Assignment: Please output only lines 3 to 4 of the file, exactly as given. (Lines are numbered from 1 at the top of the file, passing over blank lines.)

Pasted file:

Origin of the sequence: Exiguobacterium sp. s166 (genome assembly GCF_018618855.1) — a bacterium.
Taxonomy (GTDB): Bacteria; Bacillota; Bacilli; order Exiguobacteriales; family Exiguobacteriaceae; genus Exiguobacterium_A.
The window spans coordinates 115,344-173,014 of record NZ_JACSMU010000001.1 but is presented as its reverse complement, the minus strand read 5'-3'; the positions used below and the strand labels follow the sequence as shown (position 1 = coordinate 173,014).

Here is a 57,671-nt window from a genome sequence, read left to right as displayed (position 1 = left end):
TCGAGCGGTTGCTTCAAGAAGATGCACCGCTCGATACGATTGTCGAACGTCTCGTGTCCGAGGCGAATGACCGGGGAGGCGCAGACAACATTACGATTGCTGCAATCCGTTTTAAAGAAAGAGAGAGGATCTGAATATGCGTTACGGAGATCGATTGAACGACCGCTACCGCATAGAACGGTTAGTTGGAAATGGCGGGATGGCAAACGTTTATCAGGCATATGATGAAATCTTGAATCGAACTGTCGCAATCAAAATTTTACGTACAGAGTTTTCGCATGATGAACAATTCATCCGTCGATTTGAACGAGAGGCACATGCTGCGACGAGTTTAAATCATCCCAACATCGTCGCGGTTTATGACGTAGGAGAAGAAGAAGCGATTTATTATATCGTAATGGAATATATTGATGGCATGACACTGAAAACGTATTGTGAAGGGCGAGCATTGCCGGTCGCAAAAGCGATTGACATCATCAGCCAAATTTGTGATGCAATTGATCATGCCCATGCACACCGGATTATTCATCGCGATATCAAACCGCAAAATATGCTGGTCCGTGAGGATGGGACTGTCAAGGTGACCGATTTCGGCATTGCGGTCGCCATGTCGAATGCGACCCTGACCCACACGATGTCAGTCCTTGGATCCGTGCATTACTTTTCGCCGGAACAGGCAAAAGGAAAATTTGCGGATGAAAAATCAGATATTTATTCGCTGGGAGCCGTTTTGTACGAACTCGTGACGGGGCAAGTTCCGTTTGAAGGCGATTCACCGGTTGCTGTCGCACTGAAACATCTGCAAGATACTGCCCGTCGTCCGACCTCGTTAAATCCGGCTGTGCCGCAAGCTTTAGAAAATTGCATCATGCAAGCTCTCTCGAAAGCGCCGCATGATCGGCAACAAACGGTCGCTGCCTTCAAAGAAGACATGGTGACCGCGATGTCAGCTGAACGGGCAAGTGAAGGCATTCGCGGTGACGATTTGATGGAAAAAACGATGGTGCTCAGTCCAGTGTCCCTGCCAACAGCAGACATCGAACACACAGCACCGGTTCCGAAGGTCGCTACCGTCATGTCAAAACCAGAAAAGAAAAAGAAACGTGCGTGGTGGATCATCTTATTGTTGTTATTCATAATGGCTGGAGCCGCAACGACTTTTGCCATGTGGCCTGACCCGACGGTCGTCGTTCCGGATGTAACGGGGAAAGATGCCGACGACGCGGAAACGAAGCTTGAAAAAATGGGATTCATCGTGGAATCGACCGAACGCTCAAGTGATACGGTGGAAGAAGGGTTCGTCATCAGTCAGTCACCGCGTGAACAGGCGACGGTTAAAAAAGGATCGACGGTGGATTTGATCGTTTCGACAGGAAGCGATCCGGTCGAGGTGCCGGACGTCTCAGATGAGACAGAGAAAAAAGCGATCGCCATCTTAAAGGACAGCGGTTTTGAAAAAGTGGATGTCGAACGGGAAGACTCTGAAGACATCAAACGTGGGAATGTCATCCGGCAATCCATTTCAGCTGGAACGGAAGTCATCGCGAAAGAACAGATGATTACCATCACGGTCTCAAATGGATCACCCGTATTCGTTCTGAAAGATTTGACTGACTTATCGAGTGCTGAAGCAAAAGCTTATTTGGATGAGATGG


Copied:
The window spans coordinates 115,344-173,014 of record NZ_JACSMU010000001.1 but is presented as its reverse complement, the minus strand read 5'-3'; the positions used below and the strand labels follow the sequence as shown (position 1 = coordinate 173,014).

Here is a 57,671-nt window from a genome sequence, read left to right as displayed (position 1 = left end):